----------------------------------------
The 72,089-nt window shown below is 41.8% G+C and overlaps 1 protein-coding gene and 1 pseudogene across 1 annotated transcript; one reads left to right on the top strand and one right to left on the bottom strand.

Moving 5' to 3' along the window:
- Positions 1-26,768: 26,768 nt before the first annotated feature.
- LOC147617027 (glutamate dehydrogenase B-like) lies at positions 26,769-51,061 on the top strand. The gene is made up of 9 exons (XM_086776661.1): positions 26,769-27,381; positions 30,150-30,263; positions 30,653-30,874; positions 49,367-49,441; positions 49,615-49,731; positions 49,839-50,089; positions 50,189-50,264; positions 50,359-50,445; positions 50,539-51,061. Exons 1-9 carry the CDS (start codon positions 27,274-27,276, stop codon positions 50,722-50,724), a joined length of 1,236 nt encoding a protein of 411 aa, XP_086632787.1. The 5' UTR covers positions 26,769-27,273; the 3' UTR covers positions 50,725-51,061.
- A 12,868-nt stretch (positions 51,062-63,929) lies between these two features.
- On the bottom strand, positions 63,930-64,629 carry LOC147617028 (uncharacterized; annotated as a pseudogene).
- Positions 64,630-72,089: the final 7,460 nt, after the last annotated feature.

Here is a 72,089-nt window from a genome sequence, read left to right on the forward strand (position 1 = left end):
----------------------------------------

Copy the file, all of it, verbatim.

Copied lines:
The 72,089-nt window shown below is 41.8% G+C and overlaps 1 protein-coding gene and 1 pseudogene across 1 annotated transcript; one reads left to right on the top strand and one right to left on the bottom strand.

Moving 5' to 3' along the window:
- Positions 1-26,768: 26,768 nt before the first annotated feature.
- LOC147617027 (glutamate dehydrogenase B-like) lies at positions 26,769-51,061 on the top strand. The gene is made up of 9 exons (XM_086776661.1): positions 26,769-27,381; positions 30,150-30,263; positions 30,653-30,874; positions 49,367-49,441; positions 49,615-49,731; positions 49,839-50,089; positions 50,189-50,264; positions 50,359-50,445; positions 50,539-51,061. Exons 1-9 carry the CDS (start codon positions 27,274-27,276, stop codon positions 50,722-50,724), a joined length of 1,236 nt encoding a protein of 411 aa, XP_086632787.1. The 5' UTR covers positions 26,769-27,273; the 3' UTR covers positions 50,725-51,061.
- A 12,868-nt stretch (positions 51,062-63,929) lies between these two features.
- On the bottom strand, positions 63,930-64,629 carry LOC147617028 (uncharacterized; annotated as a pseudogene).
- Positions 64,630-72,089: the final 7,460 nt, after the last annotated feature.

Here is a 72,089-nt window from a genome sequence, read left to right on the forward strand (position 1 = left end):